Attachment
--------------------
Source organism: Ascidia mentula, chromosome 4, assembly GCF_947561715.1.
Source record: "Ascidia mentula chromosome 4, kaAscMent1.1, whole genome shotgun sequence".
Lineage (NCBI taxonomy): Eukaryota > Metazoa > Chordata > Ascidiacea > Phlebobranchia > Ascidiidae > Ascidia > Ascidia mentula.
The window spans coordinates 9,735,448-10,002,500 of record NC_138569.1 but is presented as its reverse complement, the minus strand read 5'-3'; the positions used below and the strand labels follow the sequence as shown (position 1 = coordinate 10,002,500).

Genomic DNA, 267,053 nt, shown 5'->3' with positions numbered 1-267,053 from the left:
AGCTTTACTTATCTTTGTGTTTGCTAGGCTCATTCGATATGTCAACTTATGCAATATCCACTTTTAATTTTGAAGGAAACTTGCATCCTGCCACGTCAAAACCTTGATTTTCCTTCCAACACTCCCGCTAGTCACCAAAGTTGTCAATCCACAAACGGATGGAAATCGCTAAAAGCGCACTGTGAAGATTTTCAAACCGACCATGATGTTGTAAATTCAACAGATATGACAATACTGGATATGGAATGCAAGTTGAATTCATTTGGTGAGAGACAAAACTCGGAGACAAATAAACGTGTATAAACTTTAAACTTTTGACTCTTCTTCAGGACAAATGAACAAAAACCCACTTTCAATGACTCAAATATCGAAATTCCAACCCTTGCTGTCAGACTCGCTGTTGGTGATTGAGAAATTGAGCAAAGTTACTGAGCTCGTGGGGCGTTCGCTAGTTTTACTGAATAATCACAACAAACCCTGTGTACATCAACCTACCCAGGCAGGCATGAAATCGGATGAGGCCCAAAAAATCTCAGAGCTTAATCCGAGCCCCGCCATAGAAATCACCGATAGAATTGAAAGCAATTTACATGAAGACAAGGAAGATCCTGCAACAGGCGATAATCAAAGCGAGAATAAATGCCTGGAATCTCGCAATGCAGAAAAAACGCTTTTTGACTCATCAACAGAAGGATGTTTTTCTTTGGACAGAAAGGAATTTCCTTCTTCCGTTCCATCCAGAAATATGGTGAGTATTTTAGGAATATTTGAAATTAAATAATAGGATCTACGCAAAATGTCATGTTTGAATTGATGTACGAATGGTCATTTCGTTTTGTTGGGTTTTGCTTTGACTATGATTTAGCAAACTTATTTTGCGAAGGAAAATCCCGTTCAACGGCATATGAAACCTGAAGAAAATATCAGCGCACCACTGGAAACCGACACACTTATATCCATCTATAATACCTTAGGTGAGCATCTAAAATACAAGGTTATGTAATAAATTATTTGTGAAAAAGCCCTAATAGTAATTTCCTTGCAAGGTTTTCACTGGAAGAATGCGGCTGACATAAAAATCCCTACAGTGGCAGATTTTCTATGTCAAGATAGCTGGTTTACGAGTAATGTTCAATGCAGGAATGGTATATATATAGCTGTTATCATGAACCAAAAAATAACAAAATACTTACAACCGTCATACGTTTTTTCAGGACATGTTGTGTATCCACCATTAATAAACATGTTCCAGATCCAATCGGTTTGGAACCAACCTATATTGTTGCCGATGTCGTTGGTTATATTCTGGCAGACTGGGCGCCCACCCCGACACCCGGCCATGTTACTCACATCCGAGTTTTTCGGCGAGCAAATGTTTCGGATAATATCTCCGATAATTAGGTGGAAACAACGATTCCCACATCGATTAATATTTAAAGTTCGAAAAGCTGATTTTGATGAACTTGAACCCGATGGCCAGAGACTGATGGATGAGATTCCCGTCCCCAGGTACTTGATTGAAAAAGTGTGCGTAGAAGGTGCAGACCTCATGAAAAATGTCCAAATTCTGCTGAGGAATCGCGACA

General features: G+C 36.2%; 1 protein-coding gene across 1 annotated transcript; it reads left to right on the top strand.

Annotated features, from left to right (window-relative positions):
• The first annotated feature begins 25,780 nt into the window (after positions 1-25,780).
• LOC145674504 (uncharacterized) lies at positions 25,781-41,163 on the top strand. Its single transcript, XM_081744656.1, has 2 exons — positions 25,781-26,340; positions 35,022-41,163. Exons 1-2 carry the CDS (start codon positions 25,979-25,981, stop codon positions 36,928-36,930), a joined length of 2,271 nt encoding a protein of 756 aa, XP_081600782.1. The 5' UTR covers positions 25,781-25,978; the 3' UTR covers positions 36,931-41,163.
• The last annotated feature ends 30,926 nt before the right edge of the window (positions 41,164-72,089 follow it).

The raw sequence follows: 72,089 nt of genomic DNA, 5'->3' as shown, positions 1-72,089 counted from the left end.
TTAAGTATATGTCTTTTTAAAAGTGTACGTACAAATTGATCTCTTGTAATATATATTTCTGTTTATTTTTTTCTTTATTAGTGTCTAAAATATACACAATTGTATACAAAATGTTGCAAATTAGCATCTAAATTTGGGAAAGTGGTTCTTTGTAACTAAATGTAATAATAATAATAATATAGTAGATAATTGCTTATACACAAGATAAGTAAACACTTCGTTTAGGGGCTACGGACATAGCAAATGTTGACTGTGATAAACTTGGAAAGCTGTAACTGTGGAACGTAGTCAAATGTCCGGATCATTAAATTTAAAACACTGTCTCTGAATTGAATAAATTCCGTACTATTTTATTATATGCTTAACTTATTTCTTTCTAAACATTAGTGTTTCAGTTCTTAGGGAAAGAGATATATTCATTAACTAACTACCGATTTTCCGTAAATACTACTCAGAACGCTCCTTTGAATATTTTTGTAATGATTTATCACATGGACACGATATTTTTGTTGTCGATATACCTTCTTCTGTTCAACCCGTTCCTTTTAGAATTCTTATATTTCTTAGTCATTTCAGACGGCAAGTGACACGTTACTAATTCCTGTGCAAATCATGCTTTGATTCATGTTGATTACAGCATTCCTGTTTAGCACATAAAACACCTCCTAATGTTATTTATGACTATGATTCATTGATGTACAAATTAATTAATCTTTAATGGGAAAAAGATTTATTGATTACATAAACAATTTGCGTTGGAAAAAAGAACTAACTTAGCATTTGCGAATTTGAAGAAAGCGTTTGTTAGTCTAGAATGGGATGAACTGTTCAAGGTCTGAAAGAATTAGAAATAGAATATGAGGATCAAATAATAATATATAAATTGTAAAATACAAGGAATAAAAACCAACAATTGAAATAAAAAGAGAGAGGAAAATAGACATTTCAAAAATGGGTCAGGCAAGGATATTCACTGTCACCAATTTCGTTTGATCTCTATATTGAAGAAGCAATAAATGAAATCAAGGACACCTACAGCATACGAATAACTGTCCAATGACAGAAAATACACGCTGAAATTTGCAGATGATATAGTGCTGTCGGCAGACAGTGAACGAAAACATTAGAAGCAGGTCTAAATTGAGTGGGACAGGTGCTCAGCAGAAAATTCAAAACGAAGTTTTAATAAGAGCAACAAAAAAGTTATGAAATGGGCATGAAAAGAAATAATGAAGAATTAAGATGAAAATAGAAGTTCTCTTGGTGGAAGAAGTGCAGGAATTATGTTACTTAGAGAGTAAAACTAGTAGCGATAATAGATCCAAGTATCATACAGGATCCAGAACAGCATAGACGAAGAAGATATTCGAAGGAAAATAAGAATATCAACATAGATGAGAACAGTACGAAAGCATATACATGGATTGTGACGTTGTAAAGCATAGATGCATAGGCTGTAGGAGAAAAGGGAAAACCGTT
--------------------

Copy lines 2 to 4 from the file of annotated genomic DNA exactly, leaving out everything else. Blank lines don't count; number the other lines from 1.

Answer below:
Source record: "Ascidia mentula chromosome 4, kaAscMent1.1, whole genome shotgun sequence".
Lineage (NCBI taxonomy): Eukaryota > Metazoa > Chordata > Ascidiacea > Phlebobranchia > Ascidiidae > Ascidia > Ascidia mentula.
The window spans coordinates 9,735,448-10,002,500 of record NC_138569.1 but is presented as its reverse complement, the minus strand read 5'-3'; the positions used below and the strand labels follow the sequence as shown (position 1 = coordinate 10,002,500).